= Audio Available Online
Barry Bingham, Jr., editor and publisher of the Courier-Journal and Louisville Times discusses his upbringing, education, and experience in television prior to moving into the leadership of the newspapers. He also discusses his experiences as editor and publisher, including leading the papers through controversies, and his vision of the future of newspapers.
Ms. Clowes joined the Courier-Journal in 1936 as a staff reporter. Her previous newspaper experience was with the old Herald-Post. She was named editor of the Courier-Journal editorial page in 1966, and held this position until her retirement.
Ms. Coady began her career with the Courier-Journal and Louisville Times as an assistant copy editor employed temporarily during the summer of 1945. She returned after graduation from college in July 1946 to permanent employment. She has worked as an assistant copy editor, feature writer, news reporter, education reporter, and general assignment reporter and in September 1981 became the Arts Editor.
Mr. Crowdus joined the staff of the Courier-Journal and Louisville Times in the summer of 1947. His initial assignment was to cover the police beat as a reporter. He then covered general assignment stories through the 1950s. In 1961 Mr. Crowdus began covering City Hall. Through the administrations of four mayors (Cowger to Sloane) Mr. Crowdus covered city government. In 1977 he returned to general assignment reporting.
Mr. Edwards began his career in journalism in Horse Cave, Kentucky as news correspondent for the four newspapers then published in Louisville. His first job in Louisville was with the Herald before it merged with the Post. After the stockmarket crash and a period with the Hearst chain, Mr. Edwards joined the Courier Journal and Louisville Times. He served as news editor and assistant managing editor of the Times under Norman Isaacs.
Mr. Frank Hartley joined the Courier-Journal and Louisville Times in 1938 as a sports writer for the Times. In 1956 Mr. Hartley moved to the newsroom. Eight years later he returned to the sports department as assistant sports editor. In 1968 he transferred to the Courier-Journal and assumed the position of assistant state editor. In 1976 Mr. Hartley became state editor. Mr. Hartley remained Kentucky editor until 1979, when he was named news ombudsman for the Courier-Journal and Louisville Times.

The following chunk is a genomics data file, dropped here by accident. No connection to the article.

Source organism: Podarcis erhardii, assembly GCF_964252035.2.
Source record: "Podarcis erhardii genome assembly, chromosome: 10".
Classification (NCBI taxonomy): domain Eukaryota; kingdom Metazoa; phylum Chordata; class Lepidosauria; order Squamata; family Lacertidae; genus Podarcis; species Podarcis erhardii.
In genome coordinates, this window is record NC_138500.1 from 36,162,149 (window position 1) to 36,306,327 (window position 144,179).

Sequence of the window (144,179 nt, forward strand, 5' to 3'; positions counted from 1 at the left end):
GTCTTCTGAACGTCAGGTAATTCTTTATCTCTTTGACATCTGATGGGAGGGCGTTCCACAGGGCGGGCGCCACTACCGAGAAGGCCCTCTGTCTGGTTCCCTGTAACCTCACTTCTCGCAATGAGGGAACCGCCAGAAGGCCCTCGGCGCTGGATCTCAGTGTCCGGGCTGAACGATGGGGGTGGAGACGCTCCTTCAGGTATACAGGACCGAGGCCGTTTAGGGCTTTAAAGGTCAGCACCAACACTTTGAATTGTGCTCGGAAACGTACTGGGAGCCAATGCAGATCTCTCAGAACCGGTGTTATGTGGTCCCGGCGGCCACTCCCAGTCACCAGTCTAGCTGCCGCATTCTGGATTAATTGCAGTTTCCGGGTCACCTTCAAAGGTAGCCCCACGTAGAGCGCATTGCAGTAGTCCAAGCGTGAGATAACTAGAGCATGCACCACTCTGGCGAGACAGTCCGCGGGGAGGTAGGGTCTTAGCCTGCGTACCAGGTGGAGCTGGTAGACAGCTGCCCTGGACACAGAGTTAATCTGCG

Mr. Hawpe has been with the Courier-Journal and Louisville Times since November of 1969. Prior to that he worked for two years as a reporter for the Associated Press in Lexington, Kentucky and for two years as an editorial writer on the St. Petersburg Times. Mr. Hawpe's initial position with the Courier was as the Eastern Kentucky reporter. In 1972 he joined the editorial staff. He served as assistant state editor for two years, until 1977, when he became the city editor for the Louisville Times. Beginning in 1979 he served as the managing editor of the Courier Journal.
Mr. Janensch is a vice president of the Courier-Journal and Louisville Times Company and Executive Editor of both Courier-Journal and Louisville Times. He succeeded Robert P. Clark in this position.
Herman Landau is a retired makeup editor of the Louisville Times. His career in journalism began as an office boy. Born and raised in Louisville, Mr. Landau has a broad knowledge of his hometown and the newspapers that have been so much a part of his life.
Mr. Moore worked full-time for the Louisville Times for forty-four years. He served as police reporter, Indiana Editor, copy editor and telegraph news editor. During these years he also wrote the "Lemme Doit" column for four and a half years and began writing "Looking Backward" in 1936. At the time of the interview, he was still writing the "Looking Backward" column.